Hot spots and smoke plumes from California's Mosquito Fire as seen from NOAA's GOES-18 satellite on September 13, 2022.
Hot spots and smoke plumes from California's Mosquito Fire as seen from NOAA's GOES-18 satellite on September 13, 2022.

"AI is the automation of intellectual tasks normally performed by humans. While human experts excel at extracting information from satellite imagery, they can only analyze a small fraction of the firehose of environmental data so automation that approaches human expert skill is absolutely necessary for fully exploiting environmental data sources, such as satellites," Mike Pavolonis, physical scientist with the NOAA/NESDIS Center for Satellite Applications and Research  said. "LightningCast has continued to evolve and is now routinely used by NWS forecasters for decision support, aviation forecasting, and most recently, forecasting thunderstorms at wildland fire incidents as thunderstorms are a major hazard for fire crews and such storms can be challenging to predict."

So how does this AI model work? It teams up with two of NOAA's GOES-R satellites and, every day, processes data stemming from more than 6,600 images generated by their two instruments: The Geostationary Lightning Mapper and the Advanced Baseline Imager. The machine's trained algorithm can recognize similar, complex patterns to determine where it's most likely that lightning strikes will happen within the next hour. It does this in part by generating maps within just a few seconds.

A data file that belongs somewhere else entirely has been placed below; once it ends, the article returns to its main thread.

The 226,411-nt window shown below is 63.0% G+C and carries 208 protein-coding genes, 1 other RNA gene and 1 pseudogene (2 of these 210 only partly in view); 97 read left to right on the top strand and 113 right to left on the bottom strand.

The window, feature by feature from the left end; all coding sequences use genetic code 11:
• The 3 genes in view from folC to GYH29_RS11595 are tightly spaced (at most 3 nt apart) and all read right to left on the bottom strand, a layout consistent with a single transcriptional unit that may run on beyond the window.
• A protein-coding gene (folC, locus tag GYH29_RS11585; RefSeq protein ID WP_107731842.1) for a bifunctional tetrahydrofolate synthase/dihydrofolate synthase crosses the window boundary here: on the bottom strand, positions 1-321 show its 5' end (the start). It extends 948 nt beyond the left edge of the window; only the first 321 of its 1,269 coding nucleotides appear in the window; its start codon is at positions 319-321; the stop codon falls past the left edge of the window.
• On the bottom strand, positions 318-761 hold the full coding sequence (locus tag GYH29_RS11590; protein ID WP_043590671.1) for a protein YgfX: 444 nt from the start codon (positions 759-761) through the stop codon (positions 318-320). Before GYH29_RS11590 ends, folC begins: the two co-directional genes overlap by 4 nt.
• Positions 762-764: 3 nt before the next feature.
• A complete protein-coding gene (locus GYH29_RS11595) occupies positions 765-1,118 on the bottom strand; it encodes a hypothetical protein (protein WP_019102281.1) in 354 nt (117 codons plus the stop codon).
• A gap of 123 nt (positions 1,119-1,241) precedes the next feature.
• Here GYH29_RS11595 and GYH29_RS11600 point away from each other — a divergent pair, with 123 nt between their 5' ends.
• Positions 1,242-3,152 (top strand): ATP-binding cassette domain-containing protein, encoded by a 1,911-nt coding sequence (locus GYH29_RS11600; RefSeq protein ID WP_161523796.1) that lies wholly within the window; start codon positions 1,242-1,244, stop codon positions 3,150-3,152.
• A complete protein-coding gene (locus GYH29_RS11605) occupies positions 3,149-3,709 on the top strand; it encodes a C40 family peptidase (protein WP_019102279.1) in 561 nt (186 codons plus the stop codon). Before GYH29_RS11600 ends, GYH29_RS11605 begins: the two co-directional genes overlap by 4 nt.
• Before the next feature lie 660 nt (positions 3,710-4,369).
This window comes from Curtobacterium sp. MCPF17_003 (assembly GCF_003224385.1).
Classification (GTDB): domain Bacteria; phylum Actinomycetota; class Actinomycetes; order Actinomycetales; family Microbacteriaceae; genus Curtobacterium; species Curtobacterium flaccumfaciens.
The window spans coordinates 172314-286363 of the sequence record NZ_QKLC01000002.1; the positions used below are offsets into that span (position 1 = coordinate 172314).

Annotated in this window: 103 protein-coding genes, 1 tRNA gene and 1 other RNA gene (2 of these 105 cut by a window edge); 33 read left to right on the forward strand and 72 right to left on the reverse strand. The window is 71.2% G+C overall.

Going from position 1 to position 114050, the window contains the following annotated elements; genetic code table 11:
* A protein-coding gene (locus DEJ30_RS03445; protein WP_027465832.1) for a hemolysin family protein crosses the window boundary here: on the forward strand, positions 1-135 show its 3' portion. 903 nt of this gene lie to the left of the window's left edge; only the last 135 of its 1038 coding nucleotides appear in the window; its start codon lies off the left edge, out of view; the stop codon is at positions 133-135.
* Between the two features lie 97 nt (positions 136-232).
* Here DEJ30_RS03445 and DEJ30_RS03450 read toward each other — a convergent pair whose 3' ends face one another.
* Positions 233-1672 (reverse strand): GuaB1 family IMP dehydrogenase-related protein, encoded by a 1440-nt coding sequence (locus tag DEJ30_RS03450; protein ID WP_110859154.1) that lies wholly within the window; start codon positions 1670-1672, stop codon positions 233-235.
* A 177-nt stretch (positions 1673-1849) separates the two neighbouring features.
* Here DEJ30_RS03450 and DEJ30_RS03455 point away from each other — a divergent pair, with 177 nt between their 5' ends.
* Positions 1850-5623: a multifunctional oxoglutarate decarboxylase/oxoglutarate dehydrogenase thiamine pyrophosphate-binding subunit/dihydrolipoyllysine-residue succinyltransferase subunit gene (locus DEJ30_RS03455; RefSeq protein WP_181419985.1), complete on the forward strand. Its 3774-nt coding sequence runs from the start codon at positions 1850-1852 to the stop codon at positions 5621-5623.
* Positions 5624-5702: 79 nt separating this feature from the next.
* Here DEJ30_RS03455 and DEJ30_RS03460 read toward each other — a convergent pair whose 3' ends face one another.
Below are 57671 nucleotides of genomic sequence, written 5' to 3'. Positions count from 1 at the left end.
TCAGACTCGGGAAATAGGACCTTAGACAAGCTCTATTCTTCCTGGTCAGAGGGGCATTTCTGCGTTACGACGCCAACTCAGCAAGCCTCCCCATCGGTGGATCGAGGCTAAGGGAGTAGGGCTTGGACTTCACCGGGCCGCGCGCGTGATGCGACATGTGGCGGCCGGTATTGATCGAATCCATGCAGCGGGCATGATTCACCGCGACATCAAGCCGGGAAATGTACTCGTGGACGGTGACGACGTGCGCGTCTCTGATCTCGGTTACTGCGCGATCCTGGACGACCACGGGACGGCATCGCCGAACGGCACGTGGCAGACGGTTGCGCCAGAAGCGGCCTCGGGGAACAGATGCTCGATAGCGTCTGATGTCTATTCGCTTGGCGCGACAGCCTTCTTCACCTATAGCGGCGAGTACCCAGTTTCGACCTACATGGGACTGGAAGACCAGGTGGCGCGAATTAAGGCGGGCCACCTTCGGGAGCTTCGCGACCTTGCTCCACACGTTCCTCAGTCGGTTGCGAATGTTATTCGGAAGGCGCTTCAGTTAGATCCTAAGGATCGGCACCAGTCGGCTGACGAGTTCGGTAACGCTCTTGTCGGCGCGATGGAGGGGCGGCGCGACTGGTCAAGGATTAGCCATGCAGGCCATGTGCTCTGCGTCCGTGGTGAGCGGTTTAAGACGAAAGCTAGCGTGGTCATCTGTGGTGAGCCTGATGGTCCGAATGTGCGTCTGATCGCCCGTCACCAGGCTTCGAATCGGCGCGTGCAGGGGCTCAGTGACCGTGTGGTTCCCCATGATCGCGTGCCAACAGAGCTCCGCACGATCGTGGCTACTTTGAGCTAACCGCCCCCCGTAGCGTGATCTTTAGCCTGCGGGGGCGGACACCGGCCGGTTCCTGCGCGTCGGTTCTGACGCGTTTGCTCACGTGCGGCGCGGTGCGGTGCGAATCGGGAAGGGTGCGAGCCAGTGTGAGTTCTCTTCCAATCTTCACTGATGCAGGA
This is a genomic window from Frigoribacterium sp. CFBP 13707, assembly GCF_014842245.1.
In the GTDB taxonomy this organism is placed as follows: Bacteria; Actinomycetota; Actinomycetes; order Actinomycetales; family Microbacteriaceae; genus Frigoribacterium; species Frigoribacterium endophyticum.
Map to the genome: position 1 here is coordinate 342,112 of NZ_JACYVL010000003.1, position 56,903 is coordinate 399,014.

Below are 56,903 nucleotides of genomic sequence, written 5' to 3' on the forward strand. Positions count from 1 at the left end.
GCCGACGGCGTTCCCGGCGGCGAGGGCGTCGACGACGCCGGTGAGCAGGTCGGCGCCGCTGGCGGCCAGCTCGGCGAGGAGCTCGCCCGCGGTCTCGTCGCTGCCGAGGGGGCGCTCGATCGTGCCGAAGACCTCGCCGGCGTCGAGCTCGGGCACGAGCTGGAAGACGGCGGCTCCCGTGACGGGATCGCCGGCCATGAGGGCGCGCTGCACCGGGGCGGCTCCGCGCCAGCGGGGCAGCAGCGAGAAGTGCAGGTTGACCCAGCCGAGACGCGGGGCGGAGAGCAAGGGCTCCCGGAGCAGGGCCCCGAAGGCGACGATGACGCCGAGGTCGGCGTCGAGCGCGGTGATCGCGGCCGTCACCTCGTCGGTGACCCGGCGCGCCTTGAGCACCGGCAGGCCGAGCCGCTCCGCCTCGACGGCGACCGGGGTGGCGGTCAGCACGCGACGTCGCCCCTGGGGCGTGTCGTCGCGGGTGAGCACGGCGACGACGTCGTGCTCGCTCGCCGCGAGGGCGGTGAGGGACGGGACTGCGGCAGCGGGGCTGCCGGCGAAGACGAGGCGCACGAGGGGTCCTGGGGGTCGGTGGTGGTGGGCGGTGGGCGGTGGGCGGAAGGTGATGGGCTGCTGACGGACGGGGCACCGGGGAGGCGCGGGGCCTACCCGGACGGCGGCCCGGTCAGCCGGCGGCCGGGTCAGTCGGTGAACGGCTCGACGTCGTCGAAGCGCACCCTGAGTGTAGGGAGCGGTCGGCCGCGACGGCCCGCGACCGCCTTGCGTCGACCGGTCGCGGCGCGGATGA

This has saved scientists time and resources to make more accurate predictions as seen here in an earlier example from Washington, D.C. on July 7, 2021.

"AI tools sift through mountains of data, which allows human decision makers to make more informed and timely decisions, while freeing up more time for communicating and coordinating with stakeholders and partners — something AI cannot do well," Pavolonis said. "AI has the potential to be a game changer in a number of ways, including early fire detection, lightning prediction, forecasting fire spread and behavior, mapping fire perimeters and assessing wildfire risk prior to ignition."

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But this is only the beginning for incorporating AI into research and forecasting. With continued support from the Bipartisan Infrastructure Law and collaboration with NESDIS Cooperative Institutes, forecasters look forward to continued testing combining AI with satellite and environmental data sources to create a new algorithm for detecting fires early and even predicting behavior and spread.

"NESDIS is testing a new AI algorithm which is part of the Next Generation Fire System (NGFS) that can be applied to many different satellites and is specifically designed to detect fires earlier than existing satellite methods," Pavolonis said. "The NGFS also automatically tracks fires, allowing for near continuous monitoring of intensity and smoke production and will be evaluated by operational users during upcoming NOAA Fire Weather Testbed experiments."